Ethyl alcohol or ethanol is made when enzymes in yeast’s transform carbohydrates into sugar. Depending on the type of carbohydrate used, the product will vary. If you use fruit, you get wine; if you use barley as the carbohydrate, you get beer. In order to make hard liquor, you need to further distill the initial product. The amount of ethanol found in wine, beer, or hard liquor varies. But the bottom line is this: for every gram of alcohol you drink, you take in 7 calories. It can be used for energy, but it must by metabolized to fat by the liver -- and you know where that fat ends up!

Warning: As this paper is written in 2004, we are in the midst of a “low-carb” obsession. People are counting carbohydrates in the hopes that it will contribute to weight loss. When viewing product labels, be sure to pay attention to the “Total Carbohydrate” section of the Nutrition Facts. While they may not effect blood sugar—and thus will not be claimed as carbs on the front of the product—they do contain calories. Read the product Ingredients carefully. Ingredients such as glycerin, maltitol and all sugar alcohols, and polydextrose contain calories and you will absorb them!

Proteins are made up of many thousands of smaller units called amino acids. Some amino acids can be made by the body while others have to be eaten in the foods we consume. Proteins are generally not used for energy by the body except under conditions of starvation, or prolonged, strenuous exercise like long distance cycling and running. The proteins that we eat are used to make:
  • Structural Fibers. Muscle is the best example of structural proteins, but there are many more. Proteins help make up the hardest substance in the body -- the enamel of your teeth. They also make up the tough fibers of your ligaments and tendons that keep your skeletal system (bones) together. Finally, they make up the cartilage that covers the ends of your bones and acts as a shock absorber.
  • Enzymes, the catalysts which speed up the millions of chemical reactions that occur every minute in your body.
  • Hormones such as insulin and glucagon which regulate your blood sugar.
  • The antibodies of your immune system which ward off bacterial and viral infections.
  • The elements of your blood that are responsible for clotting when you get cut.
  • and there are still more...

You can see that proteins have many functions in the body. Proteins contain about 4 calories per gram. But the lowest priority for proteins is to make energy for our normal activities.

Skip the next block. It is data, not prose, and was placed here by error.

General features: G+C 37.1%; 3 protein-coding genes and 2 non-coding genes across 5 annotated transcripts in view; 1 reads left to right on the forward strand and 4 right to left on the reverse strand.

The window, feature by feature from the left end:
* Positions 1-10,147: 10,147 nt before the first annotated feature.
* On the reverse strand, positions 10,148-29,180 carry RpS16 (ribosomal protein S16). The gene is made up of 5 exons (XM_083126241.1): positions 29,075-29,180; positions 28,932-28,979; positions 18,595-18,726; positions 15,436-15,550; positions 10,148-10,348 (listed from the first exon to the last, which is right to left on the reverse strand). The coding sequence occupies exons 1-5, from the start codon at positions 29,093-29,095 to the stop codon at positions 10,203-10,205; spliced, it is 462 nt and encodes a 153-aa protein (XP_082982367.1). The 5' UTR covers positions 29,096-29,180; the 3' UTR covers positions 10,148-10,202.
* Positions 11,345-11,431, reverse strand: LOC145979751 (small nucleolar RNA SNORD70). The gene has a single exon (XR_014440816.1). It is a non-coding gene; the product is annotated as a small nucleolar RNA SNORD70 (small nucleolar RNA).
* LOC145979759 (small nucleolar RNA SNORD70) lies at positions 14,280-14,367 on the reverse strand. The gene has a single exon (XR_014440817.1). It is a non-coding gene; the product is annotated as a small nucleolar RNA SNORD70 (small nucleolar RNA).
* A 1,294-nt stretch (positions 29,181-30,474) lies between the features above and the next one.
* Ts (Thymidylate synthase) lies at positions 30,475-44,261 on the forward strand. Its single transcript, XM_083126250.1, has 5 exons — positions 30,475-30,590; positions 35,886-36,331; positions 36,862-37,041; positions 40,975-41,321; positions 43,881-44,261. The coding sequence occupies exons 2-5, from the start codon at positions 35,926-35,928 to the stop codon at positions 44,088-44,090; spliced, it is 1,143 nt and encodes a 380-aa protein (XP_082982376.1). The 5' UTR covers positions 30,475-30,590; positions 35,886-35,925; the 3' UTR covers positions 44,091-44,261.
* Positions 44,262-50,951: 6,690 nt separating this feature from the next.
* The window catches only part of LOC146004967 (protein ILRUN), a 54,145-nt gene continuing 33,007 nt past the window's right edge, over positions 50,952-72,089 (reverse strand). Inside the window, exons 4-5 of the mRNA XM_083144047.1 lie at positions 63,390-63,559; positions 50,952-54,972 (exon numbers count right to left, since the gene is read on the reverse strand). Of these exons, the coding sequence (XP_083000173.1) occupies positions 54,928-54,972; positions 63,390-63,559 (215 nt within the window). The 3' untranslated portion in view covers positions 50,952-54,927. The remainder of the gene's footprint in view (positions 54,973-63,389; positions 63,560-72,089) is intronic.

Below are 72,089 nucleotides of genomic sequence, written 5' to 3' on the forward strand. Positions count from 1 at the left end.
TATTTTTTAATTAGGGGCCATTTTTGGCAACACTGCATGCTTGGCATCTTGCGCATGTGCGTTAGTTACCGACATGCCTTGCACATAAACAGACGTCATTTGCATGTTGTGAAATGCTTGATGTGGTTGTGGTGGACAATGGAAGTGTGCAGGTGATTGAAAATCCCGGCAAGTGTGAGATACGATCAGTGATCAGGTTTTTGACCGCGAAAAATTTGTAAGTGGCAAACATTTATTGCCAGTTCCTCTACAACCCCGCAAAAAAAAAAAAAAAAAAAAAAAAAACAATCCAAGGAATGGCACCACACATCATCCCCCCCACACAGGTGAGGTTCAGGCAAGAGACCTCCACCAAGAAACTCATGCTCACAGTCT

Proteins aren't really stored in the body. By the nature of its structural function, muscle is the largest "storage" container of protein in the body. The building blocks of protein -- amino acids -- circulate in your bloodstream and lymph system and make up the metabolic amino acid pool. Proteins are constantly broken down and the component parts used again and again. This turnover rate is variable; some cells in your digestive system turnover in 3-4 days while cartilage cells take years to turnover. This variability is important because major organs like the liver and heart will be spared from breakdown during starvation at the expense of not-as-essential cells.

Just like with carbohydrates, your body will convert any extra energy from protein into fat and store it in your fat cells.

In the typical American diet, the sources of protein are meat, fish, and dairy products. The advantage is that the proteins are complete -- they contain all of the amino acids. However, most of these foods can also be high in fat and total calories. Beans, lentils and nuts are examples of vegetable sources of protein. Try to select foods that contain the highest amount of protein with the least amount of fat, especially saturated fat.

Some of the amino acids that your body needs to make proteins can be made by the body and some can’t. The ones that can’t are called essential amino acids. Do you need to eat meat to get all essential amino acids? Absolutely not, but it will take some effort to learn what foods to combine to receive all the amino acids your body needs. When we combine plant foods to ingest all of the essential amino acids, it’s called using complementary proteins. Depending on what type of vegetarian a person wanted to be, they would use some of the following combinations:

Grain and Milk
Cereal + Milk
Pasta + Cheese
Bread + Cheese

Grain and Bean & Legumes
Rice + Beans
Croutons + Split Pea Soup
Tortillas + Beans
Corn Bread + Chili beans
Brown Bread + Baked Beans

Legumes and Seeds
Tahini + Hummus
Tofu + Sesame Seeds

Daily Intake
The Food and Nutrition Council of the National Research Council recommends the following minimum protein consumption for adults: 0.8 grams/kg BW/day where kg stands for kilograms, BW stands for body weight, and Weight (kg) is your weight in kilograms. To convert your weight from pounds to kilograms, simply divide your weight (lbs.) by 2.2